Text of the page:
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Erosion and Accretion on a Mudflat: The Importance of Very Shallow-Water Effects
Shi, B.; Cooper, J.R.; Pratolongo; Gao, S.; Bouma, T.J.; Li, G.; Li, C.; Yang, S.L.; Wang, Y. (2017). Erosion and Accretion on a Mudflat: The Importance of Very Shallow-Water Effects. Journal of Geophysical Research-Oceans 122(12): 9476–9499.
In: Journal of Geophysical Research-Oceans. AMER GEOPHYSICAL UNION: Washington. ISSN 2169-9275; e-ISSN 2169-9291, meer
Peer reviewed article  

Beschikbaar in  Auteurs 

Author keywords
    Bed-level change; Bed shear stress; Very shallow-water stage; Open intertidal mudflat; China coast

Auteurs  Top 
  • Shi, B.
  • Cooper, J.R.
  • Pratolongo
  • Gao, S.
  • Bouma, T.J., meer
  • Li, G.
  • Li, C.
  • Yang, S.L.
  • Wang, Y.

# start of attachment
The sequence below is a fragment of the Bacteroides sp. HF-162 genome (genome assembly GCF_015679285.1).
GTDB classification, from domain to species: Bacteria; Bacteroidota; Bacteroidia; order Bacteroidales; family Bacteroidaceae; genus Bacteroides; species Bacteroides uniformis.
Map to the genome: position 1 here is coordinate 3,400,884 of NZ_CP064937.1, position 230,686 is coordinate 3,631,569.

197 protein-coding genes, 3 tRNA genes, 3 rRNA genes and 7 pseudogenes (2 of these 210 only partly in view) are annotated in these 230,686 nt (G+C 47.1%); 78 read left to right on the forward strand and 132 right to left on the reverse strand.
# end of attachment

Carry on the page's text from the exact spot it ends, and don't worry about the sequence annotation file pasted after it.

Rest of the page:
Understanding erosion and accretion dynamics during an entire tidal cycle is important for assessing their impacts on the habitats of biological communities and the long-term morphological evolution of intertidal mudflats. However, previous studies often omitted erosion and accretion during very shallow-water stages (VSWS, water depths < 0.20 m). It is during these VSWS that bottom friction becomes relatively strong and thus erosion and accretion dynamics are likely to differ from those during deeper flows. In this study, we examine the contribution of very shallow-water effects to erosion and accretion of the entire tidal cycle, based on measured and modeled time-series of bed-level changes. Our field experiments revealed that the VSWS accounted for only 11% of the duration of the entire tidal cycle, but erosion and accretion during these stages accounted for 35% of the bed-level changes of the entire tidal cycle. Predicted cumulative bed-level changes agree much better with measured results when the entire tidal cycle is modeled than when only the conditions at water depths of >0.2 m (i.e., probe submerged) are considered. These findings suggest that the magnitude of bed-level changes during VSWS should not be neglected when modeling morphodynamic processes. Our results are useful in understanding the mechanisms of micro-topography formation and destruction that often occur at VSWS, and also improve our understanding and modeling ability of coastal morphological changes.

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